White Paper Reports

The meeting broke into two different groups to deal with the Comparative Analysis and Climate Change documents. (Coverage will be heavier with the Comparative Analysis working group.) The groups were attempting to have drafts suitable for review prepared by the end of 2001. Review will be by members of the SSC not involved in writing the document.

Nate Mantua provided the Climate Change Working Group Summary. The focus of this group is on how to use models to bridge scales between climate change and population dynamics in the study regions. Nate's group will base their paper on schematic diagrams of conceptual models of the study areas and will compare these conceptual models to the approaches used in each regional study. Time-space diagrams will be used with important factors highlighted. The working group plans to identify the scales contributing to variability. Understanding the scales at which variability can be introduced sheds light on system predicability. If mesoscale turbulence is the driving force in variability, the system will not be terribly predictable. If its PDO, the system may be much more predictable. The working group also intends to provide advice on how move from GLOBECs regional studies to climate scale issues. An organizing theme of this report will be the role and relative importance of large scale forcings (PDO, NAO, ENSO) and teleconnections to the the dynamics of th various regions studied in U.S. GLOBEC.

The following is a summary of the discussions that took place in the Comparative Analysis Working Group.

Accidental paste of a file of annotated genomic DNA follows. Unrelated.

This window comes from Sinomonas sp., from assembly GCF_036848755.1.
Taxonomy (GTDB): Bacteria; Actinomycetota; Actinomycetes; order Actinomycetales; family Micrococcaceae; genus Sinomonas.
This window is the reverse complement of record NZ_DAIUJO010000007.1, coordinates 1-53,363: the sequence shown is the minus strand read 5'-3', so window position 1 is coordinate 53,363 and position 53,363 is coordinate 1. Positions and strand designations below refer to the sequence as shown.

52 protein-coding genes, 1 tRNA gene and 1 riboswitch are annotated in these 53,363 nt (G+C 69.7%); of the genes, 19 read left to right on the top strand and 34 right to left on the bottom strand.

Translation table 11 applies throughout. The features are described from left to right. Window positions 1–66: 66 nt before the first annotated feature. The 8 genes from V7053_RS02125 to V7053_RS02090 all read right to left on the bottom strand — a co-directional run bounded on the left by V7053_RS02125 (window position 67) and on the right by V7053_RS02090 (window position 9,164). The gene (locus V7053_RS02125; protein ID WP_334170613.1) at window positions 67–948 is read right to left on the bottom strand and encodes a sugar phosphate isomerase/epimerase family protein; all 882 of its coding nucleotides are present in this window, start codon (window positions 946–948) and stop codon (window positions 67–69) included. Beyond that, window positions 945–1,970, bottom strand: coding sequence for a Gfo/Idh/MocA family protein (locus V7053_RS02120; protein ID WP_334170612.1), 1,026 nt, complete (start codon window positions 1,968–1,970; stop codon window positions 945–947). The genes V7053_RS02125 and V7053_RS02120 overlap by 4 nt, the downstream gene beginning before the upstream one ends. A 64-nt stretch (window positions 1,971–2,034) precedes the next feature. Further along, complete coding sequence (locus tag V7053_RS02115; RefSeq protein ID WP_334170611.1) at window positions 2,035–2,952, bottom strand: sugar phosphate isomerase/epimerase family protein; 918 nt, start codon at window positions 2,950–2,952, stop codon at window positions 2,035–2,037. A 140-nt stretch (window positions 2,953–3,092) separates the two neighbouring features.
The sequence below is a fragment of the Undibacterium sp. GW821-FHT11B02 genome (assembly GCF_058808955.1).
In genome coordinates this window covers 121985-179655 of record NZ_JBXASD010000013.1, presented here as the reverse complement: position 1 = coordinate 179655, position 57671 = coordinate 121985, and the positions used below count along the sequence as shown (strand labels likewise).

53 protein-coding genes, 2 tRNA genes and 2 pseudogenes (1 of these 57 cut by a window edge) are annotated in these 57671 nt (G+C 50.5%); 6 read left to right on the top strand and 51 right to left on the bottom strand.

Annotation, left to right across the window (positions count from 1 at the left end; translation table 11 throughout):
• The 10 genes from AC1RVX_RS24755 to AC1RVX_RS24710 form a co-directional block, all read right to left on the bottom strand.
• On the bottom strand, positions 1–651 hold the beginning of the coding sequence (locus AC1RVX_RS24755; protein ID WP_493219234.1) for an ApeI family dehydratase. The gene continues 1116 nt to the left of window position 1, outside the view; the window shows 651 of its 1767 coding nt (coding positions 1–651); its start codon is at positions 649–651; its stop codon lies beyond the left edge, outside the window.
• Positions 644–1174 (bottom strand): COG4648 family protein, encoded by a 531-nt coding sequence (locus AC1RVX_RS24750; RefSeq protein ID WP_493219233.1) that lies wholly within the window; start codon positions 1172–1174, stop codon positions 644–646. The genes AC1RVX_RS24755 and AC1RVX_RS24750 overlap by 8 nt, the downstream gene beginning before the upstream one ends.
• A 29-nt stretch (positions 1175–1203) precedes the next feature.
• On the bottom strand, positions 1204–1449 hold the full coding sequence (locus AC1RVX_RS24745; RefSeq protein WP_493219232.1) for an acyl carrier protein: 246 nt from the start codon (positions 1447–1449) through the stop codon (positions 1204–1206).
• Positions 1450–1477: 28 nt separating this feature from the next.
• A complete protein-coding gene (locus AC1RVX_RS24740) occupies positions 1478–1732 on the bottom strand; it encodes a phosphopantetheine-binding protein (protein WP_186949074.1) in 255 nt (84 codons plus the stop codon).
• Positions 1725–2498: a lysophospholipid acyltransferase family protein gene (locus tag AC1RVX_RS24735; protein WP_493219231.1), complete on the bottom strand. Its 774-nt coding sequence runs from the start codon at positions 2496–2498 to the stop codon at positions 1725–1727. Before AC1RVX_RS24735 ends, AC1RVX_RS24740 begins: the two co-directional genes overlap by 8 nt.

The structure of the Comparative Analysis document will be:

Questions of diversity are difficult to address within GLOBEC due to its focus on target species. However, given the biological collections made during GLOBEC, the question may be handled to some extent. Even if diversity cannot be adequately addressed, questions of species richness can be useful as can discussions of 'physical or other diversity.'

Regime shifts should roll into this but may be more suitable in the climate change report. The time-space scales of various processes are important to the project as a whole. The climate change report will cover this in some detail.

Are there common/unique process occuring in the various regions?

A list of possible processes might be:

Stratification is important in each system and retention also plays a large role. Retention and dispersal could be used as an organising theme, perhaps in terms of defining retentive areas in each region. Retention/dispersal may be due to topographic control and we'd need to describe the mechanisms behind this. Organism behavior also effects retention and loss. Does the interaction of life history strategy and retention/loss dynamics increase or decrease population level variability? Loss from bank systems may actually increase variability so it may be helpful to compare bank to shelf ecosystems.

The group could focus on retention/loss as the organising theme but perhaps could couch the question in terms of organism life history strategy. This would allow the group to weave in questions of top down/bottom up controls and trophic cascade versus physical forcing. An example of this might be Aluetian Low changing mixed layer depth and impacting phytoplankton production.

Life histories of target organisms might be excellent fodder for comparison because one could compare Calanus on the east coast and Neocalanus on the west. One could discuss the similarities and important differences between these organisms. For instance, Calanus finmarchicus is a broadcast spawner and can tune production to short term conditions, while Pseudocalanus is a brood spawner and is unable to begin a second clutch until the existing clutch has been spawned and so is better tuned to a steady state. Likewise Euphasia superba eggs are found at depths of about 1000 m. At such depth stable conditions exist and there are no changes in the antarctic circumpolar current. Euphasia pacifica's eggs are at the surface and experience variable conditions. The contrast between these two species and their environments would be an interesting study.